Family Resources

Partnering with Teachers in Distance Learning

Lynn Arches, School Director

Waldorf education’s lasting beauty and value grow from a deep emphasis on human connection. Every day,  Berkshire Waldorf School teachers ensure they are making a “living” connection between students and curriculum by starting with the question, What is the right method of teaching for this lesson, and what are the best tools to connect with our students? 

Now, we face the challenge of nurturing our human connection in spite of physical separation. As a community, we have worked together this year to establish collaborative connections within each class, and between parents and teachers, to support the healthy growth of our children. And now is the moment we can rely on those strong bonds.

The BWS Distance Learning Program creates a new framework to meet the challenges of the moment and embrace opportunity.  Our whole school has collaborated with courage, a sense of exploration and warmth to bring Berkshire Waldorf School’s core values and colorful, heartfelt and meaningful curriculum to students learning in place—and you are an essential part of that circle.

Please find important information below to stay connected with your teachers and your child’s class.

Lynn Arches, School Director

Early Childhood – Second Grade

Each phase of our children’s life asks for a specific approach to learning. In early childhood through second grade, you will notice a focus on meaningful content and support for the rhythms and habits which provide crucial support in these young years. We invite you to partner with your teachers as they describe in their individual communications, to explore those rhythms and materials with your child/ren.

Third Grade – Eighth Grade

Looking at the schedules for grades three through eight, you will see that our teachers have balanced the learning day with content to stretch minds and skills, feed imaginations and souls, and keep the students busy and in practice. We invite you to support your child/ren in the instructions of individual teachers, and to use the materials and new communication tools that your child’s teacher may be using. Importantly, stay connected with your child’s teacher as you would during on-campus schooling.

Resources for You

Early Childhood

Here is a reminder of our weekly schedule of communications with you:






Early Childhood Teacher Contacts

Grades 1-8

Zoom Teaching and Individual Student Time

10 Tips for Distance Learning

  1. Keep a sense of the rhythm of the school day, based on Steiner’s concept of weekly/daily rhythm. Change out of pjs and dress for the day, to begin main lesson in the morning. Progress to downtime, reading or quiet time at midday, then outside time, games and projects in the afternoon. Focus on keeping bedtime and meal times consistent. This reliable rhythm is very important for children (and their families), to help them feel held and supported.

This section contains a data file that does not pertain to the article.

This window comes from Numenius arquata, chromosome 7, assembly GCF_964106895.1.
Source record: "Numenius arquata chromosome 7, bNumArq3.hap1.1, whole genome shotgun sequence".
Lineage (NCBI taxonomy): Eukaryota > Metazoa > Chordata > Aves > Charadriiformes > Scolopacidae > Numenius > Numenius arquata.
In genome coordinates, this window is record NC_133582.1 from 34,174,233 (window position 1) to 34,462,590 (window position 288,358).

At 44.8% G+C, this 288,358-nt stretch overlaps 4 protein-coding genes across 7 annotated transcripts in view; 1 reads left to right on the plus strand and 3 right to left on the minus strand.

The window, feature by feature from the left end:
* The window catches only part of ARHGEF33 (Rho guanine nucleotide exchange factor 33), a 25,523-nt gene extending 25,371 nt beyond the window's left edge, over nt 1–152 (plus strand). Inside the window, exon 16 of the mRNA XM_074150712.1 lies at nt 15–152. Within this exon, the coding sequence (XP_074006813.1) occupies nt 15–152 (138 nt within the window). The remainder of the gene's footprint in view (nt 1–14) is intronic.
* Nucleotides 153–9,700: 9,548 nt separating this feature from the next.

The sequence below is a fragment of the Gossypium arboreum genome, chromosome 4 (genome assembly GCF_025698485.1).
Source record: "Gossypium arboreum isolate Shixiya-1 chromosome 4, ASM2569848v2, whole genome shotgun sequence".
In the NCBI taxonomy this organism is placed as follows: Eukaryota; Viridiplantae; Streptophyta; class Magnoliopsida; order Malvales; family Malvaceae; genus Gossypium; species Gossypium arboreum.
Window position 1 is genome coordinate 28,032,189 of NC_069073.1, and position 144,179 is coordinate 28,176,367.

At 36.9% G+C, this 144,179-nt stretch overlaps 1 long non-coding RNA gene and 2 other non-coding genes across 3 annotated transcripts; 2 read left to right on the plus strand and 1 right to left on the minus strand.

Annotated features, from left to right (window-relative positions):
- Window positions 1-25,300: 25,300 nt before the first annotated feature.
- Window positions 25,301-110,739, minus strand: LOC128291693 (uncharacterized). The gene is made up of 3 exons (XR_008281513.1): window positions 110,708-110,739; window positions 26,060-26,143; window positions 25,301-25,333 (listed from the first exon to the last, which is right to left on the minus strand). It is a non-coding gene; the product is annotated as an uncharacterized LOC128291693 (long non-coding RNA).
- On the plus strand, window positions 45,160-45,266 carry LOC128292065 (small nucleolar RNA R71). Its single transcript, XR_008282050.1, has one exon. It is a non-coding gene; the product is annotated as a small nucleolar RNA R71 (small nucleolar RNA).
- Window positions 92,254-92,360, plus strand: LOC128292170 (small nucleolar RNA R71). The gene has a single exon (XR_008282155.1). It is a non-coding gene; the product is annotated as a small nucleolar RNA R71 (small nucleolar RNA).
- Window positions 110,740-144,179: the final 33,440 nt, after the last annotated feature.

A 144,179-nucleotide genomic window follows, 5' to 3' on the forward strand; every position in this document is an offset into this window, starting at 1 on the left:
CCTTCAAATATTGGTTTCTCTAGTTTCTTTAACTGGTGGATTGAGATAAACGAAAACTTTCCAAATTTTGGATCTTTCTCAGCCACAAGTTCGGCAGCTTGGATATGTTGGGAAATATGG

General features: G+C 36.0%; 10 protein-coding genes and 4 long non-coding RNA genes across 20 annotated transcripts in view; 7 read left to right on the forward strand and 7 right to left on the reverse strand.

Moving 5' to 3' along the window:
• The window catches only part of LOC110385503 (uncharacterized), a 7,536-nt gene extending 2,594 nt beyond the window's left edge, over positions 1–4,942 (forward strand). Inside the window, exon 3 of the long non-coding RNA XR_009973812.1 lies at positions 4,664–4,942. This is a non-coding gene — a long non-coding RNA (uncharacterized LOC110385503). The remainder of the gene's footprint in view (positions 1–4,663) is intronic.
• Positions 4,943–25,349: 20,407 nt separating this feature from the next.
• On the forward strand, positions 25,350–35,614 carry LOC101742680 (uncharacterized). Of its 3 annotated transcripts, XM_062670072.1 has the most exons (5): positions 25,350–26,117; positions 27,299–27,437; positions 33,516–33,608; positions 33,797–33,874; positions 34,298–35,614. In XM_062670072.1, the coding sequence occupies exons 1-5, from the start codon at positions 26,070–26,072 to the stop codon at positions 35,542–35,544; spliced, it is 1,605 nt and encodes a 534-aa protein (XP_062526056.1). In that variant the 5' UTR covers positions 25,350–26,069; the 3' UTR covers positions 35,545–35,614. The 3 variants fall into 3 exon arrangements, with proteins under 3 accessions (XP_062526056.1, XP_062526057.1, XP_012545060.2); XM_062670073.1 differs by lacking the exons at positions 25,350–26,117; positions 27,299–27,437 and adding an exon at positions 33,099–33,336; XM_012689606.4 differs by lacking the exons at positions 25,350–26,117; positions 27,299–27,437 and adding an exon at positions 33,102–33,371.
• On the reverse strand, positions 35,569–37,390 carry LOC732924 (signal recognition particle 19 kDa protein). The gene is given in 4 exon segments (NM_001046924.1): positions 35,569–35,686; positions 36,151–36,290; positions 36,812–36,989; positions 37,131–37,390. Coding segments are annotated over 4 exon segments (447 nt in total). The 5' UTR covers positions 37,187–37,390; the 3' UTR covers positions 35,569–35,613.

2. Set up a dedicated work space. Structure—via your child’s own desk (for grade schoolers) or table and chair—is grounding, along with a place for their materials.
  3. Give yourself and your child recess times.
  4. Include special set up and clean up chores for each child, so they have the empowerment of real work to help their family.
  5. If you have little ones who still nap, what a wonderful time to do “grown up” activities with older students, such as painting, cutting paper, building, knitting, reading a chapter book together or even baking or starting dinner.
  6. Appeal to the senses. Let them help you knead bread or make soup, take a “listening” walk or a bird watching hike, play a guessing game by touch only.
  7. Take time for feelings and sharing.
  8. Music is important—singing, whistling, playing music, dancing, jump rope rhymes help children move through transitions and bring  a comforting feeling of calm.
  9. The snow drops are “up,” and the red wing blackbirds are back, so this is a wonderful time to learn something new: hopscotch, skate, ride a bike, scooter, plan and prepare your garden, build a bat house or a bird house together, teach old dogs new tricks. (Your children might be amazed to know you can ride a unicycle or juggle balls!)
  10. Let your child teach you what they know. They will enjoy teaching you how to knit, how to play a pentatonic flute or recorder, put on a puppet show, do Eurythmy or plant onions. They know lots of songs and stories, the blessing before meals and morning verse. Children love to share what they’ve learned.

BWS Community

List of Community Support Providers:

Helpful Information and Links

Resources to help Families in need
Here is a link to a list of resources that is a minimal way to help families in need.

Child Mind Institute
Supporting Teenagers and Young Adults in the Coronavirus Crisis

Kim John Payne’s tips to help parents: 
Simplicity Parenting Covid 19 response  

If you need help providing meals for your family:

If you need help getting online:
Going Online in a Hurry: What to Do and Where to Start